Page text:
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ArtScene Review

(Sarah Bain Gallery, Orange County) Change is brewing in Ray Turner's newest paintings. You can read it in the shifting light of the glorious skies he paints. But it's strongest in the deep shadows that lie beneath them, in vistas chilled for lack of sunlight, in blurred steam engines churning through heavy mist and in brooding nighttime baseball stadiums.

For years Turner has used romanticism's language of expressive landscapes, majestic skies and cities or trains pressing into wilderness to evoke the force of the American spirit. His use of landscape to envision national character follows in the footsteps of early romantic painter's like Frederic Church, who painted his continent's unique grandeur and primal landscape to evoke sentiments of "divinely ordained" Manifest Destiny and civilizing progress over wild nature. Unlike Church however, Turner's paintings feel less like visual doctrines than personal ruminations.

Turner's paintings often present vistas where the land, the sky and civilization meet. This time out, however, they are borderlands where bounderies are growing increasingly indistinct and light doesn't travel far. In Study for Steamtrain, the earth's horizon is a dark, vaguely train-shaped blur erupting fiery steam like a painterly volcano. As if cauht between earth and sky as well as day and night the engine presses forward, its steam dividing a turbulent deep blue night from a placid waning sunset. Hot orange reflections from the firebox run alongside like ribbons of magma glowing from beneath the black earth's crust.

Turner paints beautifully and his mergers of bright, painterly heavens with rich darkened earth make compelling use of iconic symbols of American identity. Most of the paintings in this show feature baseball diamonds. Those brick dust theatres of all-American sport dynamics of competition and fair play are nostalgically celebrated.

For all those associations, however, Turner's baseball stadiums are ambiguous sites. Small, shrinking patches of quick, vivd color, they often glow -- as in The Old Ballpark -- like fragile embers against a dense. all-encompassing darkness. Above these reddened playing fields, he then paints a broad stretch of cloud-filled sky, bright with light that oddly never touches the ground. His skies' pale illumination makes you wonder if the spotlight trick of color on the ground beneath it is natural or mystical, a signal of sunset's end, dawn's beginning, or perhaps a threat more metaphoric than an impending spring storm. The staying power of these images lies in that uncertainty and the way the warm game fields, cold darkness and dynamic skies summon alternating feelings of comfort and impending change; a change that seems at one moment cataclysmic and at another as natural as night falling.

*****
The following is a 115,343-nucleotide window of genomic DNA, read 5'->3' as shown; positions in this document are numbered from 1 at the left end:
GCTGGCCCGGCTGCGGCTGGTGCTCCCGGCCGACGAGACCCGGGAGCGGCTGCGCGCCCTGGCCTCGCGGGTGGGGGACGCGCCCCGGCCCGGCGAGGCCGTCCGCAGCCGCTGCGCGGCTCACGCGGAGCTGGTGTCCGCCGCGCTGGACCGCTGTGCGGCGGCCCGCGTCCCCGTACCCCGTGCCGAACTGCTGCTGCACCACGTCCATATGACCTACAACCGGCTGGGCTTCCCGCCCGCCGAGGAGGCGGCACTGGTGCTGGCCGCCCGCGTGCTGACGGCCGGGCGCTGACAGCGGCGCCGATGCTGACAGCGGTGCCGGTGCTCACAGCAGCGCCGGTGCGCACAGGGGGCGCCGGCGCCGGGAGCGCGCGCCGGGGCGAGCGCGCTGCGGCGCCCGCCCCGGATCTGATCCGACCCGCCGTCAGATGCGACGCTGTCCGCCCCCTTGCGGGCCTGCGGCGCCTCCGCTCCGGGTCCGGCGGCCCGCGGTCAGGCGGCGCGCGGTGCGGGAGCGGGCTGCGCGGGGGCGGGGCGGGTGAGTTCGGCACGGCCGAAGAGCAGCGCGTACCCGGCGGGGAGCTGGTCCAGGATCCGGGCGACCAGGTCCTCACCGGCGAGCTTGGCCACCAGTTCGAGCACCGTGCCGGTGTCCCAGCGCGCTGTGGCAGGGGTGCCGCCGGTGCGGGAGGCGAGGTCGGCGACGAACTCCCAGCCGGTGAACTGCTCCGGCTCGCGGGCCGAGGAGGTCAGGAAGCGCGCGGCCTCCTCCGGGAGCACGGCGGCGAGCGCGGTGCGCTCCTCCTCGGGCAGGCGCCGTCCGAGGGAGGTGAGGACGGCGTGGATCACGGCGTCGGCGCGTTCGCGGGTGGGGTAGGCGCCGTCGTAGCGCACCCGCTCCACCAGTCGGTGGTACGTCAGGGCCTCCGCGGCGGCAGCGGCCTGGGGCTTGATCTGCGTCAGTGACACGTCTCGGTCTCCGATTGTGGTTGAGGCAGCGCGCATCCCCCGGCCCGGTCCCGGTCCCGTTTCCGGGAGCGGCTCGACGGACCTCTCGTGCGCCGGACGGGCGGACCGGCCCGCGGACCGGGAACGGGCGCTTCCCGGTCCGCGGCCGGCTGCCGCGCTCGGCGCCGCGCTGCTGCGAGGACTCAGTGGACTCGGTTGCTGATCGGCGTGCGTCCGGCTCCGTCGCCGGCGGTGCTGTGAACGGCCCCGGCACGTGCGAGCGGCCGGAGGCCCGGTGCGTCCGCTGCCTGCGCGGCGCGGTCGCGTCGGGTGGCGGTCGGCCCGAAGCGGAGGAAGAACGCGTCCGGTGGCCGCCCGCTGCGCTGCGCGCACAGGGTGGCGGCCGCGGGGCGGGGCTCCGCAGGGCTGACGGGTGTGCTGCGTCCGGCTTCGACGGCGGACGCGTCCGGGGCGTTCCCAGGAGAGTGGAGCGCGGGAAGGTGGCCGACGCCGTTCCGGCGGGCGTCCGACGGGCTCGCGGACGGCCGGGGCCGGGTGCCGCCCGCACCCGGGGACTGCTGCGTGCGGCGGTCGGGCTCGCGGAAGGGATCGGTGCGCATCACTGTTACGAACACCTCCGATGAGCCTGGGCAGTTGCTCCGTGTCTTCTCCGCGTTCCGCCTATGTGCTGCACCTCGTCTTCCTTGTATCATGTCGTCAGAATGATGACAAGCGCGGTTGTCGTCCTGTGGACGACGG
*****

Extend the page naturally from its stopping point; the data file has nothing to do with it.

Given baseball's social and historic connections to this nation's spirit and psyche, it's hard not to read Turner's baseball diamond oasis-in-the-dark as metaphor. Even as images like the Catcher's Mitt and Yankee Stadium reveal the artist's abiding affection for the game, his more abstract landscape images suggest these images are more than a bundle of warm memories.

In baseball, America yearns for it's past, for the simple nobility represented by the sport. As the nation wades into burning oil fields and murky international battlegrounds, there are strong visual echoes in the way the artist pictures the game's red dust fields burning in the dark. Just at their illuminated edge there always creeps a deep and unsettling void of smoky darkness. It's an ub=nsettling haze of blankness that spreads out across the land, absorbing light, trees and architecture, even churning the heavens into a deep blue turbulence at the horizon. With the baseball diamond's brightness Turner pits the glowing ideals of sportsmanship and decency against the surrounding darkness. It's a gesture alive with hope but one we are forced to admit looks endangered. Like spectators at a game we sit watching the field, waiting to see who will win, and rooting for the home team.

Suvan Gee


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